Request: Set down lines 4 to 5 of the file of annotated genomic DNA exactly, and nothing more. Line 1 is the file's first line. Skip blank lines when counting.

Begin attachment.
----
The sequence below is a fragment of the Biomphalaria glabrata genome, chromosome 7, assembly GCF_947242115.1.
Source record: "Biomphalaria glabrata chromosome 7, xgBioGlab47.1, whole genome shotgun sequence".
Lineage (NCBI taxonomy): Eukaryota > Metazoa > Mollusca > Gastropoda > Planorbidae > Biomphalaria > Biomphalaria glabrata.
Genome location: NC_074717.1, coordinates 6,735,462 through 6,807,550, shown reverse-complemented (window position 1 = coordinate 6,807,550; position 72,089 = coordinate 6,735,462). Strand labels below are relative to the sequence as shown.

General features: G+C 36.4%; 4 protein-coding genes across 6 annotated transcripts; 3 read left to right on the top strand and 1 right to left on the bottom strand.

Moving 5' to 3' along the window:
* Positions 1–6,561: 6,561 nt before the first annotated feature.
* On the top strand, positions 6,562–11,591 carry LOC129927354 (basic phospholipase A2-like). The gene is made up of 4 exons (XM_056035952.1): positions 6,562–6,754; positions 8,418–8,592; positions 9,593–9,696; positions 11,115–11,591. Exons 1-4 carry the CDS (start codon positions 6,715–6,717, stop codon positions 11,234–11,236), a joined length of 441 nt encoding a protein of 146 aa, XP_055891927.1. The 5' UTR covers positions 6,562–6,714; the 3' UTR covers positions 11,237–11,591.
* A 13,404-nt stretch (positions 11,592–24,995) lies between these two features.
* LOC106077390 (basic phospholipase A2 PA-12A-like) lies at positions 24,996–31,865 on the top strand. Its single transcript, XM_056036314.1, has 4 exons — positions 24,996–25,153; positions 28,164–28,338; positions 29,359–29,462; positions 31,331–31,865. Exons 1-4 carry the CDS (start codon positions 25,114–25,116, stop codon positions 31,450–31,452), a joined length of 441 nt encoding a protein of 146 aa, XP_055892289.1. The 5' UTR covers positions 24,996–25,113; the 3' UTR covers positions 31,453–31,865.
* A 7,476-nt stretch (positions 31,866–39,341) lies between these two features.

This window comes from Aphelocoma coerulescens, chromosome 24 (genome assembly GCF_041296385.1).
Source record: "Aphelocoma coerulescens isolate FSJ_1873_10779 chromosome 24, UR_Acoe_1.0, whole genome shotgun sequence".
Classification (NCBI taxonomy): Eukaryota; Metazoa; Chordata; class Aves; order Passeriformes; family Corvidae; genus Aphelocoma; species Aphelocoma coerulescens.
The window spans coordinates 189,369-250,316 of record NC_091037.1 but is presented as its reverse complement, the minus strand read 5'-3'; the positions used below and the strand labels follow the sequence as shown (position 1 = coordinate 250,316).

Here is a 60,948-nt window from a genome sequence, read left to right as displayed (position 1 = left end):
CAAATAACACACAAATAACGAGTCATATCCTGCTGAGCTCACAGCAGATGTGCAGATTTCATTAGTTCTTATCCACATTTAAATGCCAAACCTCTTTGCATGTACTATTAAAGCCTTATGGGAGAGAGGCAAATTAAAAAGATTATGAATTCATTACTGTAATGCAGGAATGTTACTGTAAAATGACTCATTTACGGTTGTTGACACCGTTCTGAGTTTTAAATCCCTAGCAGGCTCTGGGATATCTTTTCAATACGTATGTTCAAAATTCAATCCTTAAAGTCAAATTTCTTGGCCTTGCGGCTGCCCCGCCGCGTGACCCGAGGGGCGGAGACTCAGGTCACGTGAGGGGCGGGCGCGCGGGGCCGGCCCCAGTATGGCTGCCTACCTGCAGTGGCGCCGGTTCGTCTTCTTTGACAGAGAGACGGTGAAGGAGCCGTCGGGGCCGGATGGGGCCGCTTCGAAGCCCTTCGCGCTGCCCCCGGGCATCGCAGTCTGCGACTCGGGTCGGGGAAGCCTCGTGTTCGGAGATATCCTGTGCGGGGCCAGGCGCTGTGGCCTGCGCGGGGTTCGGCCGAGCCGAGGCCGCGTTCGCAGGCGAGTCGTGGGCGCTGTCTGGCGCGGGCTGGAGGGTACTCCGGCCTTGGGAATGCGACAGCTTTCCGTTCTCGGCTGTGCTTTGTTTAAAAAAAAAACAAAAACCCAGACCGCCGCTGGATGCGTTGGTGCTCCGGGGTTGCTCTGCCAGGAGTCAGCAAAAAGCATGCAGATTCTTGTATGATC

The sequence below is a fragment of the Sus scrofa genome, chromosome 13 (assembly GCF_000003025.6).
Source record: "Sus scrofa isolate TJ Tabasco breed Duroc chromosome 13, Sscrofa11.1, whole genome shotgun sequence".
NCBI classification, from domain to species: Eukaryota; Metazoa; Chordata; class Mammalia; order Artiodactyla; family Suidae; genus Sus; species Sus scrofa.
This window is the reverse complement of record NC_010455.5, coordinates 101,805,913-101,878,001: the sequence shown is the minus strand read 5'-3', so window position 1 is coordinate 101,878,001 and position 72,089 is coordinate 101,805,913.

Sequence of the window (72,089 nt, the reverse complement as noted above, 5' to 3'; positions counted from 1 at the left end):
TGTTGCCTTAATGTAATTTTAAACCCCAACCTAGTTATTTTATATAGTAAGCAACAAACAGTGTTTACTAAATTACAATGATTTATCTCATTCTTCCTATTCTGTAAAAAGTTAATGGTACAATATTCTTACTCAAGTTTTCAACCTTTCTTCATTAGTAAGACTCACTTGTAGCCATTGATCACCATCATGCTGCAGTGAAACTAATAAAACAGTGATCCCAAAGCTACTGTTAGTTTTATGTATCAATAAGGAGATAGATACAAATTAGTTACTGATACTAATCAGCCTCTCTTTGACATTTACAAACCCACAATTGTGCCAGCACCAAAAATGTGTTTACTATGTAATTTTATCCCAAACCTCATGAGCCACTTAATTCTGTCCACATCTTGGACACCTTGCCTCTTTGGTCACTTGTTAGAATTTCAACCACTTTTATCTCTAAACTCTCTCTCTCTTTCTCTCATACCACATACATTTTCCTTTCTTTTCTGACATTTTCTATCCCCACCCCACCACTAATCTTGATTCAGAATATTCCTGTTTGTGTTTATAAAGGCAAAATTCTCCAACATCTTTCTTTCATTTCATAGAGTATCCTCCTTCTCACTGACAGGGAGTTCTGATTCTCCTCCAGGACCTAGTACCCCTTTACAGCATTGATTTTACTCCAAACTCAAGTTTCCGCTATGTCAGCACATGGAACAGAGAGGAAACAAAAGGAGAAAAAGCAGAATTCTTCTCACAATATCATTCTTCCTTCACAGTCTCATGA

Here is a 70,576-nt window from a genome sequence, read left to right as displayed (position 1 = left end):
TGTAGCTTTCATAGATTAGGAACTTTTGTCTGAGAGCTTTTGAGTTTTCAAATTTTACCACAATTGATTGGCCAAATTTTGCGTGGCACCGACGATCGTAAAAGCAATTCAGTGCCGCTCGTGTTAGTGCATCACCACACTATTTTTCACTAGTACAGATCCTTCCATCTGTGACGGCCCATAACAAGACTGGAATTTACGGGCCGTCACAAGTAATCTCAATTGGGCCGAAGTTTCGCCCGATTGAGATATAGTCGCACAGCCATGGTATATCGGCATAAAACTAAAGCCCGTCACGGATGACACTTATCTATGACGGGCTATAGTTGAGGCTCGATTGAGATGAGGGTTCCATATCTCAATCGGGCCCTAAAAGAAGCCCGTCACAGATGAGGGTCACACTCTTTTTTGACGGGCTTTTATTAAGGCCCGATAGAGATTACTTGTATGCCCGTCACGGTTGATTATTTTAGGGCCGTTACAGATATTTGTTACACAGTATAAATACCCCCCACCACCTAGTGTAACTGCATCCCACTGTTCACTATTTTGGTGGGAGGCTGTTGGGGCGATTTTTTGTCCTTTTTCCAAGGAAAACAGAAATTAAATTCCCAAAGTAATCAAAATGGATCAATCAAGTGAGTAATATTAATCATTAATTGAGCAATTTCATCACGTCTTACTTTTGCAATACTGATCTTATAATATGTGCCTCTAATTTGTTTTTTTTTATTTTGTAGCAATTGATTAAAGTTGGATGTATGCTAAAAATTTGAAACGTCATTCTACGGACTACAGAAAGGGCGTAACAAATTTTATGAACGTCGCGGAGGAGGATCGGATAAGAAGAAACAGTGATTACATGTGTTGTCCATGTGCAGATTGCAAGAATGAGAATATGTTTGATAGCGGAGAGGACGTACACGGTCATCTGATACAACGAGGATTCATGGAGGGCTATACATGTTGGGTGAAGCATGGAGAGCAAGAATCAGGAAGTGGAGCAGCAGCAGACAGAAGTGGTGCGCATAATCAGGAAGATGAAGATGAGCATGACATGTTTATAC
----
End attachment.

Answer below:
Genome location: NC_074717.1, coordinates 6,735,462 through 6,807,550, shown reverse-complemented (window position 1 = coordinate 6,807,550; position 72,089 = coordinate 6,735,462). Strand labels below are relative to the sequence as shown.

General features: G+C 36.4%; 4 protein-coding genes across 6 annotated transcripts; 3 read left to right on the top strand and 1 right to left on the bottom strand.